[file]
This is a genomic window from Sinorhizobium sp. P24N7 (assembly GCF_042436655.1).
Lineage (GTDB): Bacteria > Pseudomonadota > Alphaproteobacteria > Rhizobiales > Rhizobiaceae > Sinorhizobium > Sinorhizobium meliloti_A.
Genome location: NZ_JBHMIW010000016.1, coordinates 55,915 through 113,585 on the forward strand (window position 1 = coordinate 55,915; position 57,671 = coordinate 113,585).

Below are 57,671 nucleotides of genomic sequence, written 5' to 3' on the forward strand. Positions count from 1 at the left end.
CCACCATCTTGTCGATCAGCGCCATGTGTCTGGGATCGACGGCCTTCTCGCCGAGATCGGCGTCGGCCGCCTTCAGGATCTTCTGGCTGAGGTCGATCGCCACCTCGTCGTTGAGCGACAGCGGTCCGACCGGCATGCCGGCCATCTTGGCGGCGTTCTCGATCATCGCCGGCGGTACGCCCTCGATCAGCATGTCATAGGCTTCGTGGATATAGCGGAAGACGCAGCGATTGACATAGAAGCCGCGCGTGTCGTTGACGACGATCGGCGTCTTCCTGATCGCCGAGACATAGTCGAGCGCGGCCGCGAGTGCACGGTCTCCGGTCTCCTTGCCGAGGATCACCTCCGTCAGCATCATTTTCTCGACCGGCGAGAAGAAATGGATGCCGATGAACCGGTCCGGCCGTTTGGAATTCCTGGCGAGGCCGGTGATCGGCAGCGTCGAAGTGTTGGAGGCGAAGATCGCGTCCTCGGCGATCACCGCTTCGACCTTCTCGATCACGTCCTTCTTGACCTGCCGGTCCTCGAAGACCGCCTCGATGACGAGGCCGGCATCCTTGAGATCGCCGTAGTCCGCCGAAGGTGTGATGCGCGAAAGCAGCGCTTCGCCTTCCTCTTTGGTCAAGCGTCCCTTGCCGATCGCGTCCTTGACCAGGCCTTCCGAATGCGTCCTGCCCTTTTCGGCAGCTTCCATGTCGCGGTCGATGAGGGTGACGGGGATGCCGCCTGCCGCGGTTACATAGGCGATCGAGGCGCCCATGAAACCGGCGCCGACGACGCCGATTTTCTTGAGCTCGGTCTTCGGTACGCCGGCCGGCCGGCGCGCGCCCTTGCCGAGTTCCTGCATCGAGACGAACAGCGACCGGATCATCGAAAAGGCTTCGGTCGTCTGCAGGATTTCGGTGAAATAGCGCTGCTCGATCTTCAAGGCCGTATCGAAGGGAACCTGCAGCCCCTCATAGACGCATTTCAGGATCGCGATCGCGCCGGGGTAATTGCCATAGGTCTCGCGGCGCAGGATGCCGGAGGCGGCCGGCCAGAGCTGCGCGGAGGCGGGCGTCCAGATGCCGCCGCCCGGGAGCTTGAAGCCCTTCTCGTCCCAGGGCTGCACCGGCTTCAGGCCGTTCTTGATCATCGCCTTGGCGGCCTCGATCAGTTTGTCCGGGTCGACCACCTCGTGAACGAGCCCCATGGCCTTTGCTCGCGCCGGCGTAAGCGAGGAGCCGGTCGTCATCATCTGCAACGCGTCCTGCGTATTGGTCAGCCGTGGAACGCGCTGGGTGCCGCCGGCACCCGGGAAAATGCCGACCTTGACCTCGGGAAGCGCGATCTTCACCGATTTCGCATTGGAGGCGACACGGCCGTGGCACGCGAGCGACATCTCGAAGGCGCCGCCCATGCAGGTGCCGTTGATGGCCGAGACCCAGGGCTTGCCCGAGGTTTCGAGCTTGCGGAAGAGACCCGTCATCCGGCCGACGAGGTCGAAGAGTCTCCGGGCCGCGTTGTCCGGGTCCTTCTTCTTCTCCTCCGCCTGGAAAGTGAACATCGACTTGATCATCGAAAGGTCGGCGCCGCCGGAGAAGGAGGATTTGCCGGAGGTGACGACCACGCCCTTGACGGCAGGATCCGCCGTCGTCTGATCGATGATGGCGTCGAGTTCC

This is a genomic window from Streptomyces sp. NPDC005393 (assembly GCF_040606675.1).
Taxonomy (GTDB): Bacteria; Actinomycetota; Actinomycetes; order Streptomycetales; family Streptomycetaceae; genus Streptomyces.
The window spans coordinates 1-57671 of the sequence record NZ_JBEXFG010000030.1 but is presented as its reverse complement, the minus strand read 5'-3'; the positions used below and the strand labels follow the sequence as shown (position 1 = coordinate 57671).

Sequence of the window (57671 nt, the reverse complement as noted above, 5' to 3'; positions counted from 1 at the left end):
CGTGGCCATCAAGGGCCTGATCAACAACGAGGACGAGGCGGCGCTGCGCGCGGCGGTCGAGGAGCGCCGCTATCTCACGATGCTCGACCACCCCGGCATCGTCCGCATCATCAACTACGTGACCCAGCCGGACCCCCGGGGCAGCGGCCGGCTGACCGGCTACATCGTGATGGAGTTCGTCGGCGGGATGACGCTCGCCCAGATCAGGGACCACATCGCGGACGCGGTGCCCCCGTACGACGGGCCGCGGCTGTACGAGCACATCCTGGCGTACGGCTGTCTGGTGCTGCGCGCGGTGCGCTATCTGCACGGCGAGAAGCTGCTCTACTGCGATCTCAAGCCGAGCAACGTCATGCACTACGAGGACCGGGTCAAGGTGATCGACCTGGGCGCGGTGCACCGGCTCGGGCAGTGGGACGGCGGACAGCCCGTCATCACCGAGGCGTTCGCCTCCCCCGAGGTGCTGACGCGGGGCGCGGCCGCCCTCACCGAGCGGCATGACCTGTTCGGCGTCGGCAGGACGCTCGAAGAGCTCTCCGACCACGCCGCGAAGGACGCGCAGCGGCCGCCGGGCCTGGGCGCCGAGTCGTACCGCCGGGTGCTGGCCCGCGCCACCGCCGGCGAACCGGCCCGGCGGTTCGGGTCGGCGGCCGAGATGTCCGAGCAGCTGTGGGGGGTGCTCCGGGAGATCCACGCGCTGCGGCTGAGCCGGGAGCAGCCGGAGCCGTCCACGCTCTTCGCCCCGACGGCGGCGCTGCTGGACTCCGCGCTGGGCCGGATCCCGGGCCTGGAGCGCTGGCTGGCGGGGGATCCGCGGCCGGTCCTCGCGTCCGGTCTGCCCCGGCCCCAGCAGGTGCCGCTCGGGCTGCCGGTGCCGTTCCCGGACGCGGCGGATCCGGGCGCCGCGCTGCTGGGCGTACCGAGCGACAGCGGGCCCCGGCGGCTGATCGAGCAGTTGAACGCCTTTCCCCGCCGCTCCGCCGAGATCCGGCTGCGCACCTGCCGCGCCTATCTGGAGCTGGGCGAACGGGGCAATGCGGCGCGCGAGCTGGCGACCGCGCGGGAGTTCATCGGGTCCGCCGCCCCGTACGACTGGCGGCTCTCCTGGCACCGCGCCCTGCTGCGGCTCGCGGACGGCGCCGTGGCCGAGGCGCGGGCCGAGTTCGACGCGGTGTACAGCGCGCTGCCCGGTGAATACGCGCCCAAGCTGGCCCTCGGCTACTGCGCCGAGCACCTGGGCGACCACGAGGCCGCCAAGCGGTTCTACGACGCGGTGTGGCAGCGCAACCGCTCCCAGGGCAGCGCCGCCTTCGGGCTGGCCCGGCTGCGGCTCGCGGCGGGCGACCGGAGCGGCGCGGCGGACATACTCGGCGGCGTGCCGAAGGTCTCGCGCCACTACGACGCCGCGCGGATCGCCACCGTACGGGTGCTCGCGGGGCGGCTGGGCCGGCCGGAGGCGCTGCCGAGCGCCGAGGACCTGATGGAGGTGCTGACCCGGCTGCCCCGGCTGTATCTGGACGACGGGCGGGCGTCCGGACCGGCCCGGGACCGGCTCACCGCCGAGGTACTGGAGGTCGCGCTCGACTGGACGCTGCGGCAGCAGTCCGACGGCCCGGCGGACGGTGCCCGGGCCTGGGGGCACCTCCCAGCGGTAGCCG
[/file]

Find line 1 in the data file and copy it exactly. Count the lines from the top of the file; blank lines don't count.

This is a genomic window from Sinorhizobium sp. P24N7 (assembly GCF_042436655.1).